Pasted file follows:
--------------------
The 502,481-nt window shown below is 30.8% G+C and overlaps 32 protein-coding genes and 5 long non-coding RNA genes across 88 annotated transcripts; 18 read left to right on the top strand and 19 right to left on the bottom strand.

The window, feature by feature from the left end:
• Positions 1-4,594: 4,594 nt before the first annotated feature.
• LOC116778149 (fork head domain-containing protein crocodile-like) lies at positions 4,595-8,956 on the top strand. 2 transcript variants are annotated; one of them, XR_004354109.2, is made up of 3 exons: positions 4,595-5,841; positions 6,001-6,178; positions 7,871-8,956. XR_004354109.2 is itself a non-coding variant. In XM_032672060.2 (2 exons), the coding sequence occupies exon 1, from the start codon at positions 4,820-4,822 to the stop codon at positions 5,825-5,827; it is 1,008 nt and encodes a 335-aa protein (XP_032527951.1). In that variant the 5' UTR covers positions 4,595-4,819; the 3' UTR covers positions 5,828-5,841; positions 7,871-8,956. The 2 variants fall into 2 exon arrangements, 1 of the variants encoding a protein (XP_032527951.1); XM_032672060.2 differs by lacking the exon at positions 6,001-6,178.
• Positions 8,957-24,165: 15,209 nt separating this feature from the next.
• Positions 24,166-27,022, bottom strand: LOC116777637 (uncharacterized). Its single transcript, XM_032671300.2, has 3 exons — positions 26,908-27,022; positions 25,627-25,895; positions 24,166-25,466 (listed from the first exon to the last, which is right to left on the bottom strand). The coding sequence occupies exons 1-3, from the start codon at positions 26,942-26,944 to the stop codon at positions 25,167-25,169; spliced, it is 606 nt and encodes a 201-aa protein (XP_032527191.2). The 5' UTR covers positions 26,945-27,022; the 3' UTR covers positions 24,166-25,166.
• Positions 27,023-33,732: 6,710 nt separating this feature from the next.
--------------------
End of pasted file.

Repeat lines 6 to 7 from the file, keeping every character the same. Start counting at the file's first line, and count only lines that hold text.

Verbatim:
• Positions 24,166-27,022, bottom strand: LOC116777637 (uncharacterized). Its single transcript, XM_032671300.2, has 3 exons — positions 26,908-27,022; positions 25,627-25,895; positions 24,166-25,466 (listed from the first exon to the last, which is right to left on the bottom strand). The coding sequence occupies exons 1-3, from the start codon at positions 26,942-26,944 to the stop codon at positions 25,167-25,169; spliced, it is 606 nt and encodes a 201-aa protein (XP_032527191.2). The 5' UTR covers positions 26,945-27,022; the 3' UTR covers positions 24,166-25,166.
• Positions 27,023-33,732: 6,710 nt separating this feature from the next.